3. Monitor student progress and adapt instruction regularly

Throughout the school year, educators should monitor how students are progressing on grade-level content and adjust lessons accordingly.

Teachers can inform their instruction by building frequent, low-stakes formative assessments into their routine. Using an informal assessment such as an exit ticket or pre-assessment, they can identify the students who need more help on a building block skill before moving on to grade-level content. With this feedback, instructors can then provide a quick review to a small group of students while allowing others to move on.

Additionally, teachers can leverage available data to evaluate if their current teaching strategies are working. For example, teachers can analyze test scores or use online learning platforms to track student progress and determine if changes need to be made. The earlier teachers spot that students are struggling, the earlier they can provide support.

As an administrator, you should regularly check to see if your staff is implementing your action plan effectively. Using data from benchmark assessments or screeners, you can track progress toward academic goals and identify where your strategy may need to be adjusted.

4. Give teachers the resources they need to help students

Supporting students starts with supporting teachers. Experts agree that effective teachers have one of the biggest impacts on academic success and individual outcomes, compared to other school-based resources.

District and school leaders who want to foster student success must provide instructors with the resources they need to be effective educators. And the most important resource teachers need is time—time to identify the essential skills, time to develop the assessments, and time to plan the lessons.

While we can’t add more hours to the day, we can definitely help teachers manage their workload better. For example, teaching assistants can handle administrative tasks, and paraprofessionals can provide tutoring and extra instructional support for students. And digital platforms can remove paperwork, streamline assessments, and even take care of lesson planning for teachers so that they can actually focus on teaching.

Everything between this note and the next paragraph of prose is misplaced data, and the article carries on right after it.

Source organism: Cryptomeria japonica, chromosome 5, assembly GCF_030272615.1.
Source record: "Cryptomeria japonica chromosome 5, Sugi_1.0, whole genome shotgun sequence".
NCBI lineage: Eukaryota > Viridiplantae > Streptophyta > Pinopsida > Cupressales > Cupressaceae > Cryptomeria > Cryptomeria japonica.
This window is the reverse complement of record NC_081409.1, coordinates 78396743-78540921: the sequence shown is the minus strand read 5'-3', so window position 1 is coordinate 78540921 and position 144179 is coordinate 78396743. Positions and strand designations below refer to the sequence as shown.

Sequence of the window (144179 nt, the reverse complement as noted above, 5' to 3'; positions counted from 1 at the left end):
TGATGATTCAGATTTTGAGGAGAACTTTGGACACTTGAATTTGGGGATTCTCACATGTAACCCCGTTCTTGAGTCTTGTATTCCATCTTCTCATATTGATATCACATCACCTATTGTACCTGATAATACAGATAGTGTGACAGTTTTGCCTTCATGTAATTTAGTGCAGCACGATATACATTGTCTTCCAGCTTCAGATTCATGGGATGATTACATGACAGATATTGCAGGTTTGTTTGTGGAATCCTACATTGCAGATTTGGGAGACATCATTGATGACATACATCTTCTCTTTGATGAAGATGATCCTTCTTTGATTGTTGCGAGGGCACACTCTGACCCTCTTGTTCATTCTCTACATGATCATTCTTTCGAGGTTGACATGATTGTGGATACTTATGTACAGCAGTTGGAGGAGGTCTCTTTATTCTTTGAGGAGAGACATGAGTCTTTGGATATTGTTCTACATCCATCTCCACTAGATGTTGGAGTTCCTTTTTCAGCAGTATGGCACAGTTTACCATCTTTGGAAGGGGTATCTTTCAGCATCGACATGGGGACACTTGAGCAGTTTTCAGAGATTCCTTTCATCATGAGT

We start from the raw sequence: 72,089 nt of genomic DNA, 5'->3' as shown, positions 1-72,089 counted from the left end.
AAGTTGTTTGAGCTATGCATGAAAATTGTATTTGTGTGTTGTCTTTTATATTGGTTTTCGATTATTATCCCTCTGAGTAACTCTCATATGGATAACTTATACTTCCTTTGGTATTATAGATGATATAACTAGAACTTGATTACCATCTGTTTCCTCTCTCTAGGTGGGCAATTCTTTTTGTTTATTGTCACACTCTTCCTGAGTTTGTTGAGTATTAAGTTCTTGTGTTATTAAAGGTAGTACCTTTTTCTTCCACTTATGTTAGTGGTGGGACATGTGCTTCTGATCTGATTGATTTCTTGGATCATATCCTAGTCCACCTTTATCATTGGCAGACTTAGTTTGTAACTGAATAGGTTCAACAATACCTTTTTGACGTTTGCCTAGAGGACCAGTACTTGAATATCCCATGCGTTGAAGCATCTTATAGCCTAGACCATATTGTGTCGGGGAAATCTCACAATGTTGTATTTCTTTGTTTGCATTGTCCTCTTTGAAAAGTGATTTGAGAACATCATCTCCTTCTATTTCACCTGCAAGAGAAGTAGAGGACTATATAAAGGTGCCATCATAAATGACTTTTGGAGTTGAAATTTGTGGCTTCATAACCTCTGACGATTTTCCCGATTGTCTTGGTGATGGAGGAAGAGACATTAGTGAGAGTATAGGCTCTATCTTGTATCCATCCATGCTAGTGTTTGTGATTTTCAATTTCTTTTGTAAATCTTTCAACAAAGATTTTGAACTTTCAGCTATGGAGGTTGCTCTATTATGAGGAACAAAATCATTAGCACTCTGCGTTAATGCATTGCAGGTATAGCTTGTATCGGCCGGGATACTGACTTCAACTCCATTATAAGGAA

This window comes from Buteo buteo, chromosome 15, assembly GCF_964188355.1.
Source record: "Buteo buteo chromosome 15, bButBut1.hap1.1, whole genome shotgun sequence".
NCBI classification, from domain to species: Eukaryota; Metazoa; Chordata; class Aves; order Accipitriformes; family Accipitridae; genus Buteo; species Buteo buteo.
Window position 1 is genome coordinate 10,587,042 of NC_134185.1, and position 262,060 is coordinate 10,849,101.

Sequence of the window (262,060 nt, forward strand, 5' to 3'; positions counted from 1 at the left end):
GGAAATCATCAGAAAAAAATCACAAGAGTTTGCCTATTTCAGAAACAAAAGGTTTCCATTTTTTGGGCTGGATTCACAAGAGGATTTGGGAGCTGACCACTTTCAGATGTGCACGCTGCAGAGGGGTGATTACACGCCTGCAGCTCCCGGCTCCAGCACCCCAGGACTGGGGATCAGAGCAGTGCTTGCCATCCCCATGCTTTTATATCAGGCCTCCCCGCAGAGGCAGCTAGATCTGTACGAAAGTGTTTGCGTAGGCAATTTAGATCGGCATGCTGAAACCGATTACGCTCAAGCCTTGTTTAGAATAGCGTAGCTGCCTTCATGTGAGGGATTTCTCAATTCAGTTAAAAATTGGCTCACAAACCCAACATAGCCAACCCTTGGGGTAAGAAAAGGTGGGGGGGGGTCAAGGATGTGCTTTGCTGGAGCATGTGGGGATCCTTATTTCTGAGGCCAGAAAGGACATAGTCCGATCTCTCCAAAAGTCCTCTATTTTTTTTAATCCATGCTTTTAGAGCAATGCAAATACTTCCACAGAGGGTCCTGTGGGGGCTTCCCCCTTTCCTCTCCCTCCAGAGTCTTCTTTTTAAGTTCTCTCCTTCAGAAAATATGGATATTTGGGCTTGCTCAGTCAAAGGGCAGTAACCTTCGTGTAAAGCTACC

In addition to providing support, consider investing in ongoing professional development opportunities to help educators stay on top of the latest teaching techniques to address learning loss. And if your schools are already using educational technology, work to provide your staff with best practices for implementation.

Ultimately, you’ll want to ensure that your staff has all the time, skills, and tools needed to implement your acceleration strategy.

5. Bring students and families into the conversation

As important as quality educators and carefully crafted academic plans are, students and their parents are at the core of student outcomes.

Here are some practical tips for inviting families to collaborate and help learners get back on track:

    • Have honest conversations. Educators need to be more transparent with parents about pandemic learning loss. If parents clearly understand that their child is struggling, they’re more likely to be engaged. Keep families informed about their child’s progress and give them visibility into how your campus is working to accelerate learning.
    • Help parents help teachers. Parents want to help, but schools need to provide them with the necessary tools to do so. Give families access to online learning platforms and tutoring services, or share lesson plans and homework assignments with them so they can keep their children on track. If your staff has the capacity, consider creating webinars for parents to learn effective ways to reinforce learning at home.
    • Include students in discussions. Including students in these conversations gives them a clear picture of their progress and empowers them to take an active role in their own learning.

The road to academic recovery is long and can be difficult for teachers to navigate alone. Instructors need time and resources, but also collaboration and support from fellow educators, students, and parents. After being forced to stay six feet apart from each other for so long, it’s time to come together closer than ever to help our learners bounce back.

Empower your district with research-proven strategies

There’s no time to waste. To overcome years of learning loss, educators have to focus on acceleration strategies that work—which is why so many school leaders turn to IXL.

Our K-12 learning and teaching platform is not only research-based, but also research-proven to accelerate learning. With adaptive skills, a full assessment suite, district-wide data, and more, IXL gives you all the tools and insights you need to facilitate success for every teacher and student in your district.

See the research that shows how IXL is helping districts like yours succeed.

Most Popular